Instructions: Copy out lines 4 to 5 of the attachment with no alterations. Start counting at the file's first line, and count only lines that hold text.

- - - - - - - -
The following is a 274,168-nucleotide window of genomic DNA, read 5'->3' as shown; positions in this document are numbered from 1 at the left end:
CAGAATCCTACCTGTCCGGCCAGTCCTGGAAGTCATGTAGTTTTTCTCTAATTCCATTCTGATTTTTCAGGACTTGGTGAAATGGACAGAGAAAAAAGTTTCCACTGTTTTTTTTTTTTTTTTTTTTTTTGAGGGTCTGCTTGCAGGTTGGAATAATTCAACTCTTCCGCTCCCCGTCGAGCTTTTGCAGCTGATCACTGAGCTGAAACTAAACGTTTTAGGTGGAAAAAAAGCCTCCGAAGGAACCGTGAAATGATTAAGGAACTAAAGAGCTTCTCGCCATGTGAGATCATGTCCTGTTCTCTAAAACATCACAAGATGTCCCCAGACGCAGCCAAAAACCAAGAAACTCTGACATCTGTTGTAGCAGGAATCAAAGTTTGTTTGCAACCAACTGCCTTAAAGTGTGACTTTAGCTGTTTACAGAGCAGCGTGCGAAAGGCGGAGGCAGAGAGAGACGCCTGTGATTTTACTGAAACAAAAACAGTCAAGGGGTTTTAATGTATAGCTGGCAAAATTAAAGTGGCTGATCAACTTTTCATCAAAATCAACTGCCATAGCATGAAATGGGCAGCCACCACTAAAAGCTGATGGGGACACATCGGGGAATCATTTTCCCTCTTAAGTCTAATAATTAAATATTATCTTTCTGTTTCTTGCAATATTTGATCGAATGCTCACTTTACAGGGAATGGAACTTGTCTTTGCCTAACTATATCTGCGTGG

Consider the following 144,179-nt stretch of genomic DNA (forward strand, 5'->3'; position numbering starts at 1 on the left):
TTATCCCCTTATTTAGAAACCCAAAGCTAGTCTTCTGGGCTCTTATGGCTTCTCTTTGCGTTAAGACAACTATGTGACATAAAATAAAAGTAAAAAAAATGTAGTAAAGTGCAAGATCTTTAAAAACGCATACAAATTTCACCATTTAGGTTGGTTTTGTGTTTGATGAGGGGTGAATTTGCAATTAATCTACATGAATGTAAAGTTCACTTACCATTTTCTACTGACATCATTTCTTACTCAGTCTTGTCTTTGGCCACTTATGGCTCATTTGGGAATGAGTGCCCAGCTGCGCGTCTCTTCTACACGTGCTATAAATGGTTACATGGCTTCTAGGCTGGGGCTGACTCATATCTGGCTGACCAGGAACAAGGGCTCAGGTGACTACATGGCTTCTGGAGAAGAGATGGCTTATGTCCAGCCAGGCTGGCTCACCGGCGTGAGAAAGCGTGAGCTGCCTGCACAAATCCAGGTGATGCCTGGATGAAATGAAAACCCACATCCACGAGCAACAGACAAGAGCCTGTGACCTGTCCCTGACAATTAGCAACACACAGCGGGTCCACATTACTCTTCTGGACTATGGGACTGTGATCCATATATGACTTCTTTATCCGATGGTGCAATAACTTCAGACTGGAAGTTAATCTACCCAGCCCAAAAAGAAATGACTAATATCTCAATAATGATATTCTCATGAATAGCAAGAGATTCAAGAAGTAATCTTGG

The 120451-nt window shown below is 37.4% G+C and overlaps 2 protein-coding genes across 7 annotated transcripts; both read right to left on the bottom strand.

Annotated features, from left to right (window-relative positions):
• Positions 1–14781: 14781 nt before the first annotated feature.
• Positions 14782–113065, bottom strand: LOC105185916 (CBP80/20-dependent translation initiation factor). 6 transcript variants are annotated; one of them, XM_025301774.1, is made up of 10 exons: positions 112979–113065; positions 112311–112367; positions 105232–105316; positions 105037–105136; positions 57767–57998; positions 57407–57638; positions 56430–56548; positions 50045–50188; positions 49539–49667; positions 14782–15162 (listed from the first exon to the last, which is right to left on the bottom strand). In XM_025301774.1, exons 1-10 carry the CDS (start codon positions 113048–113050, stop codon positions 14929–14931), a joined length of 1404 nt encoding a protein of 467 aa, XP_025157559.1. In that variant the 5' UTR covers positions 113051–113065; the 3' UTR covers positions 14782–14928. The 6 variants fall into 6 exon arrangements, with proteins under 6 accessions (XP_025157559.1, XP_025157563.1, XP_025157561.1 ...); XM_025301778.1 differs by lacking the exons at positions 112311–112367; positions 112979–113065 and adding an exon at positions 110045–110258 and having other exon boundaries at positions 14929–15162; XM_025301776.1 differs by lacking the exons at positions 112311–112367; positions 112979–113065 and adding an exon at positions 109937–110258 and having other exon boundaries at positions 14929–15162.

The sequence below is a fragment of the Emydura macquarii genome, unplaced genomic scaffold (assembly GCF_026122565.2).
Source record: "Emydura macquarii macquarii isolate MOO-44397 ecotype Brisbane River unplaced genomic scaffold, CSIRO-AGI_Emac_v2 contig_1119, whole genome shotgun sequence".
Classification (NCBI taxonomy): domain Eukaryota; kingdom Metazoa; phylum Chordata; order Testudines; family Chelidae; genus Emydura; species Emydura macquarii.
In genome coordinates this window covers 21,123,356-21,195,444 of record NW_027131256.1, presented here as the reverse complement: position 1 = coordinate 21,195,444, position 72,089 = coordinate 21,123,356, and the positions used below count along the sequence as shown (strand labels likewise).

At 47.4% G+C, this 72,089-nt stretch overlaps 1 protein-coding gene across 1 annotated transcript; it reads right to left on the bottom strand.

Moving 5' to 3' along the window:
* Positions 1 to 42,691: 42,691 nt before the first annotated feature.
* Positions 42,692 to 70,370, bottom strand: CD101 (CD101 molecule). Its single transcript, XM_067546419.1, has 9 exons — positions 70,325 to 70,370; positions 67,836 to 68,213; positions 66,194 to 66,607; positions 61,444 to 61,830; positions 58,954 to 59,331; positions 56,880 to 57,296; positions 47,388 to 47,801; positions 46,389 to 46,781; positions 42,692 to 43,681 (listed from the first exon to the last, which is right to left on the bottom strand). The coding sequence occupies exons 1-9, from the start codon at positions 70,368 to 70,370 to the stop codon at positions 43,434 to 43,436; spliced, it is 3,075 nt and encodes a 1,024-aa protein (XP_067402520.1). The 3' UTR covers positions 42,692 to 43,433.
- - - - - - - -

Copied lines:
TTATCCCCTTATTTAGAAACCCAAAGCTAGTCTTCTGGGCTCTTATGGCTTCTCTTTGCGTTAAGACAACTATGTGACATAAAATAAAAGTAAAAAAAATGTAGTAAAGTGCAAGATCTTTAAAAACGCATACAAATTTCACCATTTAGGTTGGTTTTGTGTTTGATGAGGGGTGAATTTGCAATTAATCTACATGAATGTAAAGTTCACTTACCATTTTCTACTGACATCATTTCTTACTCAGTCTTGTCTTTGGCCACTTATGGCTCATTTGGGAATGAGTGCCCAGCTGCGCGTCTCTTCTACACGTGCTATAAATGGTTACATGGCTTCTAGGCTGGGGCTGACTCATATCTGGCTGACCAGGAACAAGGGCTCAGGTGACTACATGGCTTCTGGAGAAGAGATGGCTTATGTCCAGCCAGGCTGGCTCACCGGCGTGAGAAAGCGTGAGCTGCCTGCACAAATCCAGGTGATGCCTGGATGAAATGAAAACCCACATCCACGAGCAACAGACAAGAGCCTGTGACCTGTCCCTGACAATTAGCAACACACAGCGGGTCCACATTACTCTTCTGGACTATGGGACTGTGATCCATATATGACTTCTTTATCCGATGGTGCAATAACTTCAGACTGGAAGTTAATCTACCCAGCCCAAAAAGAAATGACTAATATCTCAATAATGATATTCTCATGAATAGCAAGAGATTCAAGAAGTAATCTTGG

The 120451-nt window shown below is 37.4% G+C and overlaps 2 protein-coding genes across 7 annotated transcripts; both read right to left on the bottom strand.